however that participants do not make use of the location information coupled to the in-target probe and compare this probe anyhow to all study items. The proposed formula for k in case of an in-target probe was thus invalidated as the guessing probabilities did not correspond to participants actual guessing. So, next to the pitfall of an incorrect use of the capacity measure k as a function of a whole array or a single probe test, the guessing probabilities have to be carefully verified before applying any of these formulas.

Considering these disadvantages, we believe that the use of the change detection paradigm might thus easily result in an erroneous estimate of participants’ performance. An easy solution to surpass these disadvantages is to make use of a recall paradigm. In addition, the recall paradigm presents an advantage that should not be neglected. Gajewski and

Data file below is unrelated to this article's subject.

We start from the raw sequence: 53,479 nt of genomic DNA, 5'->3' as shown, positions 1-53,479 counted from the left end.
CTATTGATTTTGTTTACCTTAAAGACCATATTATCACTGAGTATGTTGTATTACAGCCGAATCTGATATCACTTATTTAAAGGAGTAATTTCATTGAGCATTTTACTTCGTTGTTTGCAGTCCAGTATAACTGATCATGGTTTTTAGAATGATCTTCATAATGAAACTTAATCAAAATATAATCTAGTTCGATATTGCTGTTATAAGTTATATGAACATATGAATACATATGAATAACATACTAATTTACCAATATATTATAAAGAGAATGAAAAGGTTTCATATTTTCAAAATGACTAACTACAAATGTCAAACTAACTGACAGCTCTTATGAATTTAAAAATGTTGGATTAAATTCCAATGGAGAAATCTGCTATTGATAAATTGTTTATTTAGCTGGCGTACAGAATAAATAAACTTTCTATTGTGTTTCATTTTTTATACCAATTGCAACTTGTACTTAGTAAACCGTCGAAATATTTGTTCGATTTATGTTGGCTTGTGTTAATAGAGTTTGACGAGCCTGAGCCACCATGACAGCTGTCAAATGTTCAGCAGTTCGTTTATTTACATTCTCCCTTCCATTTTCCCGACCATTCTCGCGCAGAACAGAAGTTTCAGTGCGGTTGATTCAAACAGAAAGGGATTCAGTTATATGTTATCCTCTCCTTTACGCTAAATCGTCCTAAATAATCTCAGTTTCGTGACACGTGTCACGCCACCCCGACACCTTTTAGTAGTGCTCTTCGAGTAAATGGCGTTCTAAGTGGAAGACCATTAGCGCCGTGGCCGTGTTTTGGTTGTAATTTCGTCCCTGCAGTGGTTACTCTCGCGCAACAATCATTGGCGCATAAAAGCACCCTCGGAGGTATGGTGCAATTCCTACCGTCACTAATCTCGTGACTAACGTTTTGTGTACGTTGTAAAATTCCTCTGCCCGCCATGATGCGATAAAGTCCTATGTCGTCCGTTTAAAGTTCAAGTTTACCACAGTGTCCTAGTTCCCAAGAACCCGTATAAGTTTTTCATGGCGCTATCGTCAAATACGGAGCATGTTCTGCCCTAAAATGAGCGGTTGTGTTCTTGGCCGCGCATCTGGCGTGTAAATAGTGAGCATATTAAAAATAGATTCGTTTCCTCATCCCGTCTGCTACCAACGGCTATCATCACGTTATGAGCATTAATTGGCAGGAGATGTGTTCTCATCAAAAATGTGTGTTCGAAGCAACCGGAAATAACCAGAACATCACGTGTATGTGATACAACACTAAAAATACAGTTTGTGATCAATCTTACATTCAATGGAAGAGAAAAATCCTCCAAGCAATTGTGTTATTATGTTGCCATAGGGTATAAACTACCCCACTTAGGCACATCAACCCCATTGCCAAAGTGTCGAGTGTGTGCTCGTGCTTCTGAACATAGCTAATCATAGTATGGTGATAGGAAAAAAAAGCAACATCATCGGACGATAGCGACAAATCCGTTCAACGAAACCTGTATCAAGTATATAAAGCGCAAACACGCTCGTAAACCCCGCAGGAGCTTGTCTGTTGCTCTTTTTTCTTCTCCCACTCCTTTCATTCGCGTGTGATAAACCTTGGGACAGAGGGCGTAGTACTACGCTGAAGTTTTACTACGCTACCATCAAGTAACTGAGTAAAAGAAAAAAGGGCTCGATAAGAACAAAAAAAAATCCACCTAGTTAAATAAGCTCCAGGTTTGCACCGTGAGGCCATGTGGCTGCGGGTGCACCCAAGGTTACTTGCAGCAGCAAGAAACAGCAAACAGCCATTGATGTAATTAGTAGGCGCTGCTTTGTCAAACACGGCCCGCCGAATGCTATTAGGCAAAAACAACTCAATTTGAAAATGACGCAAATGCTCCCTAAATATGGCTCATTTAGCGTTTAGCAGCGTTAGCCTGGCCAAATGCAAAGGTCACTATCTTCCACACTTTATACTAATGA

Brockmole (2006) as well as Ueno, Mate, et al. (2011) noted that the change detection paradigm does not allow to determine what is actually maintained in working memory. The paradigm can detect whether an item maintained in memory matches a probe, but in case of a mismatch it is impossible to determine the exact nature of the representation one has in memory. Consequently, both studies prioritized a recall paradigm, which does allow

determining the actual representations held in working memory. We have hence opted for a recall instead of a recognition paradigm in this research project.

The maintenance of cross-domain feature associations measured by recall was